Report Shows That New Account Fraud Has Gone up 28% in 2019
The significance of IT and the Internet for our day to day life can hardly be understated. It has grown exponentially during the past two decades and doesn’t seem like its importance will wane any time soon. Unfortunately, just like any other pillar of modernity, some bad actors are willing to take advantage of the flaws in IT systems for personal gain. This is demonstrated well in a recent statistic that pointed out a 28% increase in reported account fraud between 2018 and 2019. This growth brings the total number of account fraud cases in 2019 to twice what it was five years ago, back in 2014.
A variety of different factors can explain such a jump. For starters, cybercriminals have honed their impersonation tools to a very fine degree in recent years. Additionally, due to the never-ending stream of data breaches, it is now easier than ever for malicious actors to get a hold of some of a user’s private information and be assured a foothold into a potential victim’s online presence.
That last detail is of no small importance. Just to illustrate the point – back in mid-October 2019, Bob Diachenko and Vinny Troia discovered a readily accessible Elasticsearch server containing the data of an unprecedented 4 billion user accounts across a multitude of platforms, with the total data dump being a hefty four terabytes.
That’s a frightening amount of data that can be used to target an indeterminably large number of online user accounts. Given the propensity of users to recycle login details and passwords across multiple platforms and accounts, the fact that this information was readily available for anyone to grab and exploit does not bode well for the general security of internet users worldwide. While it is true that parts of the data dump may be outdated or otherwise unusable for a cybercriminal’s nefarious ends, there are bound to be bits and pieces in there that crooks can use to further their own malicious goals. The probability of that is quite high, in fact, given the regular internet user’s disinclination to update and rotate accounts, recovery e-mail addresses, and passwords as often as is recommended in order to maintain an adequate level of cyber-security.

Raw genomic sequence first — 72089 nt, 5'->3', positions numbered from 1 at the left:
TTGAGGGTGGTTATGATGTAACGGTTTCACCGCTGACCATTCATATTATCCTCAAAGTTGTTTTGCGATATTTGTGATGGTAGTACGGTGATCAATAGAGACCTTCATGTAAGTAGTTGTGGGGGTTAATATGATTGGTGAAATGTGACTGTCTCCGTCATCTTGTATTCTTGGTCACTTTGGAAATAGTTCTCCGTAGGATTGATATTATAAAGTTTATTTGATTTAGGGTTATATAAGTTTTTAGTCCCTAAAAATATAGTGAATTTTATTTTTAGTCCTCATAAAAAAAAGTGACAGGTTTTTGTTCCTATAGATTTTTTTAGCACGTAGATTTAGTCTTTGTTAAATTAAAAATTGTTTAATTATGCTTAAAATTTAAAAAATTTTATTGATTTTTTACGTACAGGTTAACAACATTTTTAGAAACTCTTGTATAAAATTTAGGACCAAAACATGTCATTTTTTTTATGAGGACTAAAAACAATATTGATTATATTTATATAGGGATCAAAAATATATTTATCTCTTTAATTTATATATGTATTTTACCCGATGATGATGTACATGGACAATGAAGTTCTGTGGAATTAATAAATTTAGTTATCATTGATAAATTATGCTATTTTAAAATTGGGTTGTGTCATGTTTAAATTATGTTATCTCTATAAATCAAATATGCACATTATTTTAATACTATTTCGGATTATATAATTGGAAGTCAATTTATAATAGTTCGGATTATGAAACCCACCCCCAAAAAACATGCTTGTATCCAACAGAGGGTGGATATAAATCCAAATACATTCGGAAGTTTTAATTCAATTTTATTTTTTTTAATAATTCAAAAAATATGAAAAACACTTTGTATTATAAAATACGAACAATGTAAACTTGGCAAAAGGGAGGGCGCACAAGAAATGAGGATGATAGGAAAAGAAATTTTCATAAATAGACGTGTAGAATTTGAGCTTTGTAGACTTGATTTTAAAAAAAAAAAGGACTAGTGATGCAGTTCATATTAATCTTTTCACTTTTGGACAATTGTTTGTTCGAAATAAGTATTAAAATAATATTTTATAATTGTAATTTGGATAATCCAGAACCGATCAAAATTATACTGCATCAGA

Unfortunately, in the face of so many vulnerabilities and sophisticated tools in the hands of cybercriminals, traditionally recommended authentication methods also seem to be failing. Complex long passwords, KBA, and SMS-based two-factor authentication are now routinely spoofed as the result of the never-ending data breaches, phishing scams, and a variety of other malicious activities.
More complex methods, such as fingerprint scanning, have also been found wanting recently due to various vulnerabilities. It was recently revealed that the fingerprint reader on Samsung’s flagship S10 and Note10 smartphones could easily be spoofed with a $3 screen protector. Face mapping and even sensors that map out the veins in the palm of your hand have also been used as a way to authenticate a user’s identity, but none of those are effective enough, either.
And then there’s the human element to the equation. Research on the matter indicates that more than 80% of data leaks are a result of human error. At the end of the day, a machine is only as good as its human operator and a system - only as secure as the people who have access to it can make it.
All of this adds up to the inevitable conclusion that even relative online security is extremely difficult to attain, and costs a lot of effort to maintain. The rise of advanced fraud strategies like account takeovers, identity theft, and deepfake technologies only exacerbates the issue. However, the fact that something is time-consuming, difficult, and annoying doesn’t reduce its importance. Internet users need to be made aware that there are dangers to their online presence and educated on why they should care about that and, most importantly - how to best avoid said dangers.